So, in attachment theory, in this famous experiment, about 3/4s of babies were deemed secure: meaning, can face distressful situations like being separated from a parent, but upon said parent’s return, are happy to be soothed by said parent. But then 1/8 will be ambivalent, meaning, sad that the parent left, and then soothed by their return, but avoiding contact as a way to “punish” said parent. And the other 1/8 will not even notice the parent is gone and will be seemingly unimpressed when the parent comes back. Now a teensy percentage has been deemed as “disorganized”, meaning, their comfort-seeking responses are deemed to be pick and choose from these other 2 dysfunctional responses.
I know I’m ambivalent. If someone hurts me, I’d have to know beyond the shadow of a doubt that that person is very sorry for what they did and that they have taken steps to make sure it won’t happen again. In all honesty, how many of us has gotten an apology of that degree frequently, if at all? My mom and dad were a part of my life, but mostly my grandma raised me, as my mom had to work and my dad had to study (getting his degree in journalism). Because my grandma had a household to run, she cared for me but wanted me very much to toe the line, and this of course benefited my parents as well.
A little girl with no needs or desires to speak of is an invisible girl.
I wasn’t fully invisible, my grandma was caring and affectionate, and modeled what most people with stay-at-home moms get: domesticity, affection, a physical presence in the house. But to say I was fully heard, listened to, or anything of the sort, yeah, that’d also be an overstretching of the truth.
I really really REALLY wanted to please my caregivers, in the hope (because it didn’t always materialize) that I would get praised, as that was the closest to validation as I ever got. Being enough, you know? Praised for just being me. And I picked up that being quiet, obedient, and docile, was the way to go. It makes me think of my cat when he wanted my dad to throw the ball and his whole body vibrated waiting to pounce on that ball.
That’s how keen I was to be agreeable, docile, likeable.
That’s the same girl, of course, that as a woman, at first confused sexual attention with positive attention, but I’m a quick learner, thank gawd.
I can’t believe I have C-PTSD because it was economically/mentally more feasible for my emotionally ignorant family that I didn’t have any needs or wants growing up.
In ours, the ambivalents’ defense, I would say that yes, the hurt someone causes us triggers old, crotchety pains, but only those who love us -and themselves- in truth can make their wrongs right. DARVOers (Deny, Attack, Reverse Victim and Offender) are not the ones:
Gaslighters ain’t the ones either. People who would rather lie (to themselves and others), by direct falsehood or omission, are also not the ones, because that’s someone further away in their journey to self-realization, and if you’re already committed to the truth, that person is just more work into your life, instead of offering the possibility of mutual help.
So, to my ambivalent siblings, I tell you: don’t beat yourself up over failed relationships/interactions. Chances are (if you’ve done the work) that you were putting more effort AND stock into it than they were. It’s meant to be when that person is a communicator, not a leave-you-in-the-lurch type; and (not or) if they show compassion over your needs of reassurance and roll with it (cause if they can’t, because they don’t want to or it triggers their insecurities as well, you will not, I repeat, WILL NOT, get fulfillment from that bond).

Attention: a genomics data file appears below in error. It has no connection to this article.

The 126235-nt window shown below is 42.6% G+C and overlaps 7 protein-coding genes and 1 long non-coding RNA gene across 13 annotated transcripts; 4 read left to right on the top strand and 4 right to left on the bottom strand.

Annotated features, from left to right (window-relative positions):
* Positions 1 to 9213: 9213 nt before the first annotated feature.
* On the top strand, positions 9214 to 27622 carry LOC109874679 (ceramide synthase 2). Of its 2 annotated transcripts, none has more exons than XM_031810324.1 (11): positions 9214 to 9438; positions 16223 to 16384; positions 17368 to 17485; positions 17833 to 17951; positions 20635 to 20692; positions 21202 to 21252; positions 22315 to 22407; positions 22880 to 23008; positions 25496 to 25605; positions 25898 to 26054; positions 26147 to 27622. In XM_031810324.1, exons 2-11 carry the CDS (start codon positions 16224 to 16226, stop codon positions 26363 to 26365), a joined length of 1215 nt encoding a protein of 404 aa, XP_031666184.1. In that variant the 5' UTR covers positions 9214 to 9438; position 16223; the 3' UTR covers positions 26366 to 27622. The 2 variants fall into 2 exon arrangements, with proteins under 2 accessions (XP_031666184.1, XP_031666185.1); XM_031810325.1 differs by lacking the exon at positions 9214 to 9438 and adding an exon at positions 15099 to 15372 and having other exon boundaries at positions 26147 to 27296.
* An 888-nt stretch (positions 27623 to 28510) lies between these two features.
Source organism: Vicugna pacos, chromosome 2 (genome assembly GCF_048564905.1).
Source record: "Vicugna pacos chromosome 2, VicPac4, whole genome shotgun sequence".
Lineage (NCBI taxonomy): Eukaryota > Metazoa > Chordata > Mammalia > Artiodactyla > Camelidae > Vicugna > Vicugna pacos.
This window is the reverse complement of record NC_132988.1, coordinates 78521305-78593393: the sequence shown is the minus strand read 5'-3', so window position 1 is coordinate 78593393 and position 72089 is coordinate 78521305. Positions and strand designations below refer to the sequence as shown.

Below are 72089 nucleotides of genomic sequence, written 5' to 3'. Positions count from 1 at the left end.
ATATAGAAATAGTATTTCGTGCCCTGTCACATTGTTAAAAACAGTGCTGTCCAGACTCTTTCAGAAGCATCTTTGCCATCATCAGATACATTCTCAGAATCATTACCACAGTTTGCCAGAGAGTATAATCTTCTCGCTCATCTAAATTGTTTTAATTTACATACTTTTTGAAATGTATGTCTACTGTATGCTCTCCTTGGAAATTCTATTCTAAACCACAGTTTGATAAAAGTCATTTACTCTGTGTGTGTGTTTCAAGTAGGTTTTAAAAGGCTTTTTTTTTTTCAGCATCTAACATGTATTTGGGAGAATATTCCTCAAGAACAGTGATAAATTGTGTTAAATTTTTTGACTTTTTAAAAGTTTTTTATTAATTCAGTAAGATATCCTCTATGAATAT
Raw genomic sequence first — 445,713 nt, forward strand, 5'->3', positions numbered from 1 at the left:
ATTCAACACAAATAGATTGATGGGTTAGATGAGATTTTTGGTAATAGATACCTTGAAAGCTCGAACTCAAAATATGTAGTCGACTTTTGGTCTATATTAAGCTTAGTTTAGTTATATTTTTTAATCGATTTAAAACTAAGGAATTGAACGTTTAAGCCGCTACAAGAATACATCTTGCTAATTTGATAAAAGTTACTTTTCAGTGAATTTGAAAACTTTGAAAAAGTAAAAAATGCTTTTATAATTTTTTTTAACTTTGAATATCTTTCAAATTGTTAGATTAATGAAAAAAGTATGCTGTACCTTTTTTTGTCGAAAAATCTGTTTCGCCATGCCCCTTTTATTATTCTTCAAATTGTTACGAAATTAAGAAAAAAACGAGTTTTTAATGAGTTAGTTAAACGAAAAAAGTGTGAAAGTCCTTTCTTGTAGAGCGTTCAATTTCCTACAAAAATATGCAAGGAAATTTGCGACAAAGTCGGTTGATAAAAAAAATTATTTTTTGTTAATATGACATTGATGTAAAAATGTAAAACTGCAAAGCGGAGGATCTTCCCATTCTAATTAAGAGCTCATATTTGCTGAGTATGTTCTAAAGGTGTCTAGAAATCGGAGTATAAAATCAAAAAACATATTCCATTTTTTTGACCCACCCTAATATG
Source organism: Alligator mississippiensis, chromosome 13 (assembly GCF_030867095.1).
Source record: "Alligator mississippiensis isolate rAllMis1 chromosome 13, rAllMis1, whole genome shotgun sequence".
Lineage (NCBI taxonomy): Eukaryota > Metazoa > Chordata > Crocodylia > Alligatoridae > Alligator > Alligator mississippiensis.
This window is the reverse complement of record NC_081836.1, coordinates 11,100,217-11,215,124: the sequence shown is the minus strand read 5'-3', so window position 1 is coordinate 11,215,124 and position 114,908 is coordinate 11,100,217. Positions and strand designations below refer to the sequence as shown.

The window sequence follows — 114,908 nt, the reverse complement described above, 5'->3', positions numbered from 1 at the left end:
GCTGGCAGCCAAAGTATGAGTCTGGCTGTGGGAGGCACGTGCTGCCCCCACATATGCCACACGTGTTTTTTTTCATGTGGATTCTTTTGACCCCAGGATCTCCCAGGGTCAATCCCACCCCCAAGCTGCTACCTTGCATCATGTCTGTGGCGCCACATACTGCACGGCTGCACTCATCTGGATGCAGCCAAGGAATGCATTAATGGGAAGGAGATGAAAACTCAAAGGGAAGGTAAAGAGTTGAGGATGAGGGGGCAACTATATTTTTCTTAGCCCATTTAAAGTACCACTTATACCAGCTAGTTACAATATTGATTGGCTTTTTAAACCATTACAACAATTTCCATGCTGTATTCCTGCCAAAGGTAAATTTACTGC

Only when you have ALLA this, and they express their moments of discomfort or duress, only then are you allowed to freak out and doubt if they meant any of it or if it was all a ruse. No, I’m kidding. Take it easy during arguments and breathe. Preferably, write, and perhaps at first, maybe just hold hands, as I’ve heard that for us ambivalents the presence of our loved one already soothes most of our deep(er) discomfort.
I’ve never had an open, honest communicator that wanted to just stay in the room and hold me while we worked out our feelings. Or an open and honest communicator that expressed to me that right now they couldn’t handle the conversation, but immediately penciled it in for an hour or two later. A day, max. I’ve had violent asshole never leaving my sight or stop talking, because that’s a torture technique as well. I’ve had aloof asshole dump me over the phone so he can avoid his own discomfort. I’ve had all forms and shapes of betrayals. I’m ready for the real deal.
And if and when I don’t match up for that open and honest communicator that loves me and understands my needs and is willing to work on them, then I pray to the Goddess that he tells me, so I bring my ass back to therapy or work in it with some book or what not.
Because I’d love him back, and the people worth hanging onto, you’re supposed to do everything in your power to make it work, because they’re already doing the same thing for you. Only way it works, folks.
Insecurely attached but working on it (to the best of my abilities, as relational trauma can only be more sustainably repaired by new relations),
P.S.: By new relationships I don’t just mean romantic attachments. Therapists are (if good), great new -temporary- bonds with whom to work out wounds from the past. They’re the professionals of the field (particularly if you want to work on trauma therapy), but some people also go to leaders in their community, social or religious. I will always rather go to the professionals, but as long as you’re contacting others about these issues (with a good trauma book to boot), you’re working on yourself. Ain’t no greater sign of self-love, my dudes.